An Elephant in the Garden Summary & Study Guide

Michael Morpurgo
This Study Guide consists of approximately 46 pages of chapter summaries, quotes, character analysis, themes, and more - everything you need to sharpen your knowledge of An Elephant in the Garden.
This section contains 736 words
(approx. 2 pages at 400 words per page)
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An Elephant in the Garden Summary & Study Guide Description

An Elephant in the Garden Summary & Study Guide includes comprehensive information and analysis to help you understand the book. This study guide contains the following sections:

This detailed literature summary also contains Quotes and a Free Quiz on An Elephant in the Garden by Michael Morpurgo.

The following version of this book was used to create this study guide: Morpurgo, Michael. An Elephant in the Garden. Feiwel and Friends, 2011. Kindle Edition.

A nurse at an elderly living facility brought her son, Karl, to the nursing home. Karl befriended one of the patients, a frail but spirited woman named Lizzie. Lizzie decided to tell a story to both Karl and his mother.

Lizzie was born in 1929 in Dresden, Germany. She grew up with her mother, Mutti, her father, Papi, and her brother Karli, who was eight years younger than her. Although she had a happy childhood, her life changed once World War II began and Papi was drafted into the army and sent to France. During the war, Mutti began working at a zoo and caring for the elephants. She named one of the newborn elephants Marlene and became very close with her. When the zoo director grew worried that the animals would escape the zoo in the event of a bombing by the Allied forces, he allowed Marlene to move in with Lizzie’s family and live in their garden. The family loved living with Marlene, but one night she ran away while they were taking her for a walk. As they looked for her, Allied bombs began falling and destroying the city. The family ran for safety and eventually made it to the edge of the city, where there were fewer bombs. While they were running, Marlene appeared and joined them.

The family walked on a road with other refugees then left to travel through the woods on their own. Although they almost froze to death, they eventually made it to their Aunt Lotti’s and Uncle Manfred’s home. Their relatives were not there, but they found a Canadian soldier in the barn whose aircraft had been shot down. Although Mutti was initially angered by the presence of the enemy, the family quickly befriended the pilot, named Peter, after he rescued Karli from falling through the ice in the lake. When police officers came to the house, Mummer protected Peter by pretending he was her son.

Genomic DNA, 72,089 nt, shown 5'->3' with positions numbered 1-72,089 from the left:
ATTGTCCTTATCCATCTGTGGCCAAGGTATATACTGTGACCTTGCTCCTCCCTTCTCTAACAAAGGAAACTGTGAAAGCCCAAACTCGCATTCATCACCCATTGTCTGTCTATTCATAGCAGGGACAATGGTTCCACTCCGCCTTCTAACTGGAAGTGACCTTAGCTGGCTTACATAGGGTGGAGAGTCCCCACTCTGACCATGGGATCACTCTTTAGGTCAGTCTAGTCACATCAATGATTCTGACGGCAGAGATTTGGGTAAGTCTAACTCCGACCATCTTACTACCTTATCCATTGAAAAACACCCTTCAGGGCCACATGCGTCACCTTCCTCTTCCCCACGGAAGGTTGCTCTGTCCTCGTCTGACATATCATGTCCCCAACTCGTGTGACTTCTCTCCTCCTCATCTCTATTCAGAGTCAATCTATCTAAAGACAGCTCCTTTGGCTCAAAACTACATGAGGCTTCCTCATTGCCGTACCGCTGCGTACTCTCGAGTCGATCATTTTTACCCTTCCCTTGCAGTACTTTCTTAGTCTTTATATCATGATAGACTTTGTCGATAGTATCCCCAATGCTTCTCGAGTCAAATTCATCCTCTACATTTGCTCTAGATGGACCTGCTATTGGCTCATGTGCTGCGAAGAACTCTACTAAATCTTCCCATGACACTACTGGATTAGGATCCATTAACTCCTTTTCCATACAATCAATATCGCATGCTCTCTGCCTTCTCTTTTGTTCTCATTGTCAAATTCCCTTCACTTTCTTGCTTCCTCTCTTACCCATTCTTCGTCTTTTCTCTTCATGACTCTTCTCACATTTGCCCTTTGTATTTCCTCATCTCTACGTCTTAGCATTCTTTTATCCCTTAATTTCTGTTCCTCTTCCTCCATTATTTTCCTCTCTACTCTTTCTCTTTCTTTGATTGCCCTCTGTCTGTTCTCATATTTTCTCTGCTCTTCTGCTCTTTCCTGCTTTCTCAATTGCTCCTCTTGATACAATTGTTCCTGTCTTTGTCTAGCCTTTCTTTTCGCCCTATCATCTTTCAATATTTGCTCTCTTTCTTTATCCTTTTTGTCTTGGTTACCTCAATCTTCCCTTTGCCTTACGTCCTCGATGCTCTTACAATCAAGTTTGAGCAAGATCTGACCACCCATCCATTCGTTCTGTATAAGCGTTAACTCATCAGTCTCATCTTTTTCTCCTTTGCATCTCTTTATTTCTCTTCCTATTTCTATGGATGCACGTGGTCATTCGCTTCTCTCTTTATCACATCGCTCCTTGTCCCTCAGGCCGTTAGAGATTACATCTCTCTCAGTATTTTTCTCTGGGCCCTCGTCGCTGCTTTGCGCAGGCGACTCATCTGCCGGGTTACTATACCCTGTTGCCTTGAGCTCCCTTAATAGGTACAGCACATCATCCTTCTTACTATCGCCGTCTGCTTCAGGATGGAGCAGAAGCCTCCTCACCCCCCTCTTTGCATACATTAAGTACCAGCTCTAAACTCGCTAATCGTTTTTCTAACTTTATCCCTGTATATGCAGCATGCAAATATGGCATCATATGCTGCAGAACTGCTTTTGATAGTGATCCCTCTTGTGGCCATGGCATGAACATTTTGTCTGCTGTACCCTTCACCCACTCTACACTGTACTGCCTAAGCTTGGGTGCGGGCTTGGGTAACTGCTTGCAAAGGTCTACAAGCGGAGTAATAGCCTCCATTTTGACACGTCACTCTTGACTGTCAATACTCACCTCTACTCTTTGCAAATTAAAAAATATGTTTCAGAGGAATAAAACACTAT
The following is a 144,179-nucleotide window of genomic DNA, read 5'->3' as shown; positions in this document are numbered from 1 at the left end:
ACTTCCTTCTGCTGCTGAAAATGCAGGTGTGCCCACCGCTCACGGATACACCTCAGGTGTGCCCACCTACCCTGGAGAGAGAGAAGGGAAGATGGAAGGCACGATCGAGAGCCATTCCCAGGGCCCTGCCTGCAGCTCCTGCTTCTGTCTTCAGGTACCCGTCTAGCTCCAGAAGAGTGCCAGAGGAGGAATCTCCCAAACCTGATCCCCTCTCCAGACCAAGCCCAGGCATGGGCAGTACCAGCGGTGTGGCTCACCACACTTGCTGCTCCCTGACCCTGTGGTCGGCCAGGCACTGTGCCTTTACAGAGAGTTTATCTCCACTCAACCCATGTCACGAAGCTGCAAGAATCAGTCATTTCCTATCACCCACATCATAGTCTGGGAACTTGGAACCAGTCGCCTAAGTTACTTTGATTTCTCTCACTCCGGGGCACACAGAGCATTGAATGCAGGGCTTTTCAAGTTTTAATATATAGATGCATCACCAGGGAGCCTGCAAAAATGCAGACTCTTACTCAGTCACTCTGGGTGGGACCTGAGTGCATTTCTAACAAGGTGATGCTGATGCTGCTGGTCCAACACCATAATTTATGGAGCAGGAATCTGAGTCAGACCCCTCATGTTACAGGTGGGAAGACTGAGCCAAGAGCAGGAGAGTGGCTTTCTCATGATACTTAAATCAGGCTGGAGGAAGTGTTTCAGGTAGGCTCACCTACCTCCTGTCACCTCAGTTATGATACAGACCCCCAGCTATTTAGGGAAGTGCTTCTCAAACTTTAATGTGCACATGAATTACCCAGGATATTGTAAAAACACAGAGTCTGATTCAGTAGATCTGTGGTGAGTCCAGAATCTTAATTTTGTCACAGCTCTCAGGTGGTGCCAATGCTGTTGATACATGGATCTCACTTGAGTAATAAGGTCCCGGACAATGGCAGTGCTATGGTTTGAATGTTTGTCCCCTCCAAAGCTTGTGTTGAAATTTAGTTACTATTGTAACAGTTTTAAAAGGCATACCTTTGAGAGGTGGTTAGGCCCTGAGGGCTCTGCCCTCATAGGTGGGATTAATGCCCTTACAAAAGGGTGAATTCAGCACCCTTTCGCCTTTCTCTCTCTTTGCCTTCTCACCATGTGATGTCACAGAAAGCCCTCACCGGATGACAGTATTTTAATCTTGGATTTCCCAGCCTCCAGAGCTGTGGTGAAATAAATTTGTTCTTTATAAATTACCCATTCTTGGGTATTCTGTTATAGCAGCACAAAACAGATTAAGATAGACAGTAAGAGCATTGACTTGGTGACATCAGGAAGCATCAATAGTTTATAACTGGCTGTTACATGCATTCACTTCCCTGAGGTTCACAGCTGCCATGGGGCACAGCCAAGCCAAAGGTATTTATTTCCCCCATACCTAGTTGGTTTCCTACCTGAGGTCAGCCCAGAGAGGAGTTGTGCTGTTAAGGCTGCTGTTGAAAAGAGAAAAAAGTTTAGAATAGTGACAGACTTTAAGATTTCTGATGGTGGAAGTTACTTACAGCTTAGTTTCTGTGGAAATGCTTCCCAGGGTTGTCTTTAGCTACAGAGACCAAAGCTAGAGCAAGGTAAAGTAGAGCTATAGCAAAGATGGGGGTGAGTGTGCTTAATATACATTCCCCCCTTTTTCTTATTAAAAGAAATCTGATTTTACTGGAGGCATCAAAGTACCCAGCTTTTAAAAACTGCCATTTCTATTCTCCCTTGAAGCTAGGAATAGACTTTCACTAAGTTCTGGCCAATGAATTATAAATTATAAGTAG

Mutti, Lizzie, Karli and Peter all traveled together at night and away from roads. When they did meet other refugees or soldiers, Marlene helped draw attention away from the family. Peter foraged for food and used his compass to guide the family. Peter and Lizzie were falling in love, but no one noticed except for Karli.

Karli fell very ill and the family desperately knocked on the door of a house they passed, looking for a doctor. The house was owned by a kind woman called Countess, who had converted her home into a shelter for war refugees. The family was very happy living there, but the groundskeeper Hans wanted them to leave. When Karli dropped Peter’s compass while juggling on top of Marlene, Hans examined it and noticed the English writing. He decided to turn the family in to the police, but Countess warned them in time to escape. As the family was preparing to leave, police entered the home, but Countess convinced them that nothing was wrong.

The family returned to the roads, taking a group of schoolchildren with them because there was insufficient food in the refugee home. Singing together and playing with Marlene helped keep everyone’s spirits up until, after several weeks, they saw the Allied forces. Marlene was spooked by the sound of the army’s tanks and ran away. Despite trying to find her for days, the family never saw her again. They also had to say goodbye to Peter, who promised he would write and continue looking for Marlene.

The family lived in a refugee camp for more than six months. They then moved in with Mutti’s cousin in the city of Heidelberg. They did not hear from either Peter or Papi, and Karli grew depressed because he missed Marlene.

One day, Peter arrived from Canada and he and Lizzie got married and moved back to Canada together. Karli came to live with them years later. Papi returned from a prisoners’ camp in Russia four years after the war ended. One summer evening after Peter and Lizzie had been married for years, they saw a circus and believed they saw Marlene performing. Lizzie gave Peter’s compass to Karli, and he told her that he had always believed her story.

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